Patrick Brian Chambers is an American college basketball coach and the head men's basketball coach at Penn State University. He was hired on June 3, 2011. Born in Newtown Square, Chambers played collegiate basketball at Philadelphia University. Despite joining the team without a scholarship, he left it as the starting point guard and the team record-holder in assists, he is 7th all-time in steals and led the team to four NCAA Division II Sweet 16 appearances and two Elite Eight finishes. Chambers took over for Dennis Wolff as the head coach at Boston University following the 2008–09 season, he was the associate head coach at Villanova University. He started at Villanova as director of operations in May 2004, he was promoted to assistant coach after one season and Associate Head Coach in June 2008. Prior to Villanova, Chambers was an assistant at Philadelphia University, Delaware Valley College and Episcopal Academy. In his first season at BU, Chambers led the Terriers to a 21–14 overall record and an 11–5 mark in league play.
The Terriers fell just short of an America East Tournament Championship after falling to University of Vermont 83–70 on March 13, 2010. The team did qualify for the 3rd annual College Basketball Invitational and won their first postseason game since 1959, they hosted the first postseason game in program history, defeating Morehead State University in overtime at Case Gymnasium. In Chambers' second season at Boston University, he again led the Terriers to a 21–14 overall mark, including a 12–4 mark in conference play, they defeated Stony Brook University at Agganis Arena to win their sixth conference title and clinch an automatic bid into the NCAA Tournament. They received a #16 seed and fell to the #1 seed Kansas Jayhawks in the round of 64 by a score of 72–53; the game marked the Terriers' first appearance in the NCAA tournament since 2002. Penn State announced Chambers as the 12th head coach in Nittany Lion basketball history in June 2011; the best season Chambers has had at Penn State so far has been 2017 where the team finished 26-13 and their highest Big Ten finish in his tenure.
The season was highlighted with 3 wins over a 2017 NIT Championship. Chambers and his wife Courtney have four children: Grace, Ryan and Patrick. Penn State profile Villanova profile
Big Ten Conference
The Big Ten Conference is the oldest Division I collegiate athletic conference in the United States, based in suburban Chicago, Illinois. Despite its name, the conference consists of 14 members, they compete in the NCAA Division I. The conference includes the flagship public university in each of 11 states stretching from New Jersey to Nebraska, as well as two additional public land grant schools and a private university; the Big Ten Conference was established in 1895 when Purdue University president James H. Smart and representatives from the University of Chicago, University of Illinois, University of Michigan, University of Minnesota, Northwestern University, University of Wisconsin gathered at Chicago's Palmer House Hotel to set policies aimed at regulating intercollegiate athletics. In 1905, the conference was incorporated as the "Intercollegiate Conference of Faculty Representatives"; the conference is one of the nation's oldest, predating the founding of the NCAA by a decade, was one of the first collegiate conferences to sponsor men's basketball.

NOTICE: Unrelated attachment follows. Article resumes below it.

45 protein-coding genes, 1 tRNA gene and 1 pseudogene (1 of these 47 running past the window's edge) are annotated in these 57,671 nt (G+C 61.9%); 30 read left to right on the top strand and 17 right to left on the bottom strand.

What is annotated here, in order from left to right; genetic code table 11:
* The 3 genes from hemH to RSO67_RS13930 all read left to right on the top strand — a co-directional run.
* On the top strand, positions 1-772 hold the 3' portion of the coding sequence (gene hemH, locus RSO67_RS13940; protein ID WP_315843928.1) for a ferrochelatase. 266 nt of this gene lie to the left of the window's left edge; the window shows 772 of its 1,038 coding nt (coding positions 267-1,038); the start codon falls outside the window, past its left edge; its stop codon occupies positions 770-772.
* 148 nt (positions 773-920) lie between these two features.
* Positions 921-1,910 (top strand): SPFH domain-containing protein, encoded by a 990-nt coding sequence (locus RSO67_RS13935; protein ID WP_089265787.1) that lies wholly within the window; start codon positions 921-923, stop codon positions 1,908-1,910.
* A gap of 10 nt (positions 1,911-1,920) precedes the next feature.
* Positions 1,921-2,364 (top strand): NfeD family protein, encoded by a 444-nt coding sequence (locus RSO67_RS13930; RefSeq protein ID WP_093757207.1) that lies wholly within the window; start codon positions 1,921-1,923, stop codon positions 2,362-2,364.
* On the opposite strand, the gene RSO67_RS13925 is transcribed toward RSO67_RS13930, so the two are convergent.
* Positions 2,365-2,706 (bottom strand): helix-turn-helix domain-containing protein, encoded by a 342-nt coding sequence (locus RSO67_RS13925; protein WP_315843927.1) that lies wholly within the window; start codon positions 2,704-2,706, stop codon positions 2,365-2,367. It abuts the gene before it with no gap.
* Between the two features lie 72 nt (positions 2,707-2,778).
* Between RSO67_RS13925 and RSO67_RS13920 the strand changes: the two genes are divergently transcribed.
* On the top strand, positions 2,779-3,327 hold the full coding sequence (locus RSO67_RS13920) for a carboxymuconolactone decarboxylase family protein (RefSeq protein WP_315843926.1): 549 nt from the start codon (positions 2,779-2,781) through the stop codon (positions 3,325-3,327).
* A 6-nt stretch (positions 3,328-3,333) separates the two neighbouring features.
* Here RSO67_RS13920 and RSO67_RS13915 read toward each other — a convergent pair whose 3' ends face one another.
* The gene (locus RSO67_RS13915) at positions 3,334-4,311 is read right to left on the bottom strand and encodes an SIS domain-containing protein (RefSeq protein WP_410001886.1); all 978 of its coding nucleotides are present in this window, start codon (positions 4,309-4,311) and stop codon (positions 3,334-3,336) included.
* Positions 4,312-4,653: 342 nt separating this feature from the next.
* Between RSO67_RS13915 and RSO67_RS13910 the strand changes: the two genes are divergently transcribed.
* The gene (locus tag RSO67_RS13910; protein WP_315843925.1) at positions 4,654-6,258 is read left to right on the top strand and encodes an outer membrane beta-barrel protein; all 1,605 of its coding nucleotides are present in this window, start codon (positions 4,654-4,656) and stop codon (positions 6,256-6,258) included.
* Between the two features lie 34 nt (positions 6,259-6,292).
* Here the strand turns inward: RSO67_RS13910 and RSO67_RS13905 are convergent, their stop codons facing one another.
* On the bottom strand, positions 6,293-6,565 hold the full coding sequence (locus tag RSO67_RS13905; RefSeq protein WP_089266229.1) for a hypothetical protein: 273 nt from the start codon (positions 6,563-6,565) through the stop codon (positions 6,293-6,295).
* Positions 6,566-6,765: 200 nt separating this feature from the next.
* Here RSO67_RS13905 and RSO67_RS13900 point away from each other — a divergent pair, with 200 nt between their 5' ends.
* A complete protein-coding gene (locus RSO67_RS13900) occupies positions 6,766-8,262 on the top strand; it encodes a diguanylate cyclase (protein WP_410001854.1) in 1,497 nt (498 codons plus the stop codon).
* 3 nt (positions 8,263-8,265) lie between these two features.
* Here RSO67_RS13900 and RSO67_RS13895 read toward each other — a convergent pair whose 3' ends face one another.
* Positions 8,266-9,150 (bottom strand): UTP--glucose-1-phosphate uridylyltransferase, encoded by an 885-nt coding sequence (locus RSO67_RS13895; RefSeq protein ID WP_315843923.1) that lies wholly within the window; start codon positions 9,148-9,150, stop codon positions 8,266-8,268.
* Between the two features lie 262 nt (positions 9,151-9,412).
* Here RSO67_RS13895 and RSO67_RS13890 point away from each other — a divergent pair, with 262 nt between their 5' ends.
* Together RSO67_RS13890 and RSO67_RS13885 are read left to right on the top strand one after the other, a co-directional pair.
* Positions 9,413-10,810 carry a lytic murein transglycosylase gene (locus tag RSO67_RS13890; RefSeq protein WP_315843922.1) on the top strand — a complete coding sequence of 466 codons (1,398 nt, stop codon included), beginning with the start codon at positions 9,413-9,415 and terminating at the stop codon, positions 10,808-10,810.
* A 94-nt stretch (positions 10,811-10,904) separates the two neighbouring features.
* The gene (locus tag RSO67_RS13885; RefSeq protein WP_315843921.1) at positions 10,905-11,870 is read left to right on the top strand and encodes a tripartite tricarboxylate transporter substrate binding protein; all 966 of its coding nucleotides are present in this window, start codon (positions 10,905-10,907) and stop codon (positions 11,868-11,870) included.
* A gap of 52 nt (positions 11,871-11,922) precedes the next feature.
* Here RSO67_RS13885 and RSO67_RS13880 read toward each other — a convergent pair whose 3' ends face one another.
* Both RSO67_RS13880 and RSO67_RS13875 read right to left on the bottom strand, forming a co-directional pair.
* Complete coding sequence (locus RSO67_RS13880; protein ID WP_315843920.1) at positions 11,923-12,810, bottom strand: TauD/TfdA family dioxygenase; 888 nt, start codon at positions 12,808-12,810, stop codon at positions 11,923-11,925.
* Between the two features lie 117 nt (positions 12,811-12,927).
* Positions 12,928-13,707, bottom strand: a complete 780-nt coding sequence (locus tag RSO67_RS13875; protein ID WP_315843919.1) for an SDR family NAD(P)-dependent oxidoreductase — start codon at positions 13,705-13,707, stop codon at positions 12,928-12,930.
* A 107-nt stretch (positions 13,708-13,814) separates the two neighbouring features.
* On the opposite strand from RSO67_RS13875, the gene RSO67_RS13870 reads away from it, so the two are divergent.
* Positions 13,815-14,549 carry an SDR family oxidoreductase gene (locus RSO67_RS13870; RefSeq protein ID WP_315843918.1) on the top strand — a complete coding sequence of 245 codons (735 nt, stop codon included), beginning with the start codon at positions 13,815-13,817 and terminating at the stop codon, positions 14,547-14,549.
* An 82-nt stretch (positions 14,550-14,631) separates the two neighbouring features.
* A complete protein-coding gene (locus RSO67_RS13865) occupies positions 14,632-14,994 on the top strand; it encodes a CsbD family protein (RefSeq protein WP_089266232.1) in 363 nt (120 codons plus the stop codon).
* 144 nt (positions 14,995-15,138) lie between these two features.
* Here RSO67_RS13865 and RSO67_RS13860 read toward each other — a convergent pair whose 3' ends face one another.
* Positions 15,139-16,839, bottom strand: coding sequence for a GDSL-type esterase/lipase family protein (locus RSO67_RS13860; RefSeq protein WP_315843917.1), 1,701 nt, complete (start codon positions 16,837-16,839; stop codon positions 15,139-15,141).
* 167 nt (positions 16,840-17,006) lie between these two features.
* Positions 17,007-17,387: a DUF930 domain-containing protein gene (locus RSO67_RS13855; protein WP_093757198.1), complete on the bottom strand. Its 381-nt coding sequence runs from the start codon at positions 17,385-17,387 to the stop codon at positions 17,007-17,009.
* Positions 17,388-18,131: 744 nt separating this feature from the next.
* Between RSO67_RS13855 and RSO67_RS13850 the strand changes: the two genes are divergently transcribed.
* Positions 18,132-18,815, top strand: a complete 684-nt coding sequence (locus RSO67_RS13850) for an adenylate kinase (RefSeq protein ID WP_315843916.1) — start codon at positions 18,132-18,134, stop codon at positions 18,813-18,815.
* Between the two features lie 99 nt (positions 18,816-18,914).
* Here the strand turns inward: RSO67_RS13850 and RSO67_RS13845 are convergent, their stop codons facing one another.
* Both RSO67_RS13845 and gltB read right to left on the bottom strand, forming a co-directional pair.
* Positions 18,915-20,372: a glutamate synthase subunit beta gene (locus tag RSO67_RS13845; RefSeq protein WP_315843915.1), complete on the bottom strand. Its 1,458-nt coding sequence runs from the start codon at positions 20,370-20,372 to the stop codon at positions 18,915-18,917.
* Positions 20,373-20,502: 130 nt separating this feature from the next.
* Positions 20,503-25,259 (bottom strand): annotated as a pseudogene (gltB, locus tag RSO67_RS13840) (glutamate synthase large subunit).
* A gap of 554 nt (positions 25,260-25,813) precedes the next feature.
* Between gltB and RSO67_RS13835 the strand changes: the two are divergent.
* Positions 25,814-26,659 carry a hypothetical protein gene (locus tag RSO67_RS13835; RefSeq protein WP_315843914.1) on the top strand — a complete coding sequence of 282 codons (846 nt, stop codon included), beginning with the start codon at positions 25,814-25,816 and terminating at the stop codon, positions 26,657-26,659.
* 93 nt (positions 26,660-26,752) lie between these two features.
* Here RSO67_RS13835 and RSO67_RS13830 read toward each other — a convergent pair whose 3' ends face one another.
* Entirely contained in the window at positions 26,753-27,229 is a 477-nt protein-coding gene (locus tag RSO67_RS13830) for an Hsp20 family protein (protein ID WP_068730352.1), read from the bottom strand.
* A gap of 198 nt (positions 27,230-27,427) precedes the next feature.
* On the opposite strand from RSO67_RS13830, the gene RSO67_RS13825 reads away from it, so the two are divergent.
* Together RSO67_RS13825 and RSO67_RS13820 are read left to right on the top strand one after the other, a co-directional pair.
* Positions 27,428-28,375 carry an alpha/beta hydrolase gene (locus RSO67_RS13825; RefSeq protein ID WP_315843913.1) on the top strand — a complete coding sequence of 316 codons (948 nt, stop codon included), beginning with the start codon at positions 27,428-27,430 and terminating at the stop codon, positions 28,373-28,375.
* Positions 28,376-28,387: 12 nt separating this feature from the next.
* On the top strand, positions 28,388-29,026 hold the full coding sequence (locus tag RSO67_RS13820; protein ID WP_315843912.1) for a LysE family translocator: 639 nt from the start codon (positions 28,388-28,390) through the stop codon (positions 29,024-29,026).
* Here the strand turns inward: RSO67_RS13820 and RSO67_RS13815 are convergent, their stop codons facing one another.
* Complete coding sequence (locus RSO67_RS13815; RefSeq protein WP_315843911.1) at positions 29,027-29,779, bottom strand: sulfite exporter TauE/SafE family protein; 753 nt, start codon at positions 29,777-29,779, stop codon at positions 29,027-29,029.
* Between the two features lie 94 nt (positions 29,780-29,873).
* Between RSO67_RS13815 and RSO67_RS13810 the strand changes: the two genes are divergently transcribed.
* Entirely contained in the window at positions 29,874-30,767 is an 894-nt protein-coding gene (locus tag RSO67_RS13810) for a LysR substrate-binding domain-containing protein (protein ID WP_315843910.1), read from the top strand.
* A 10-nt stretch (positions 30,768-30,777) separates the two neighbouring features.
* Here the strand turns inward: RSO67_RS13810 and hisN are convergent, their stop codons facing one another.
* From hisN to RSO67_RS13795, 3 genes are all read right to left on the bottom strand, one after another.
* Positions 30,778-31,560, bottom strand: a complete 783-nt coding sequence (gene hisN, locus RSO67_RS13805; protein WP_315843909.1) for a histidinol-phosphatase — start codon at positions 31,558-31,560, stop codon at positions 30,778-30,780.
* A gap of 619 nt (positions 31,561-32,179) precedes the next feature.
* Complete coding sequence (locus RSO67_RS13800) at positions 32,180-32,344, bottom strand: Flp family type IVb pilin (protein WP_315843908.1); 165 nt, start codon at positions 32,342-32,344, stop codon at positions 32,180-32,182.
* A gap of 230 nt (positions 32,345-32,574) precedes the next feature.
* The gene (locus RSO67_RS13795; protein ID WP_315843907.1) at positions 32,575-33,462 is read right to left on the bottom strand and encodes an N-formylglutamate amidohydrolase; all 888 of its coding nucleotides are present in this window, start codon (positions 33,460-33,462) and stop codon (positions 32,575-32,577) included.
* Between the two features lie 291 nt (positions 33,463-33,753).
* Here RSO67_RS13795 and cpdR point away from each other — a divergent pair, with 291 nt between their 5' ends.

Big Ten member institutions are predominantly major flagship research universities with large financial endowments and strong academic reputations. Large student enrollment is a hallmark of Big Ten Universities, as 13 of the 14 members feature enrollments of 20,000 or more students. Northwestern University, the only full member with a total enrollment of fewer than 30,000 students, is the lone private university among Big Ten membership. Collectively, Big Ten universities educate more than 520,000 total students and have 5.7 million living alumni. Big Ten universities engage in $9.3 billion in funded research each year. Though the Big Ten existed for nearly a century as an assemblage of universities located in the Midwest, the conference's geographic footprint now stretches east to the Atlantic Ocean. Big Ten universities are members of the Big Ten Academic Alliance, an academic consortium. In 2014–2015, members generated more than $10 billion in research expenditures. Despite the conference's name, the Big Ten has grown to fourteen members, with the following universities accepting invitations to join: Pennsylvania State University in 1990, the University of Nebraska–Lincoln in 2011, both the University of Maryland and Rutgers University in 2014.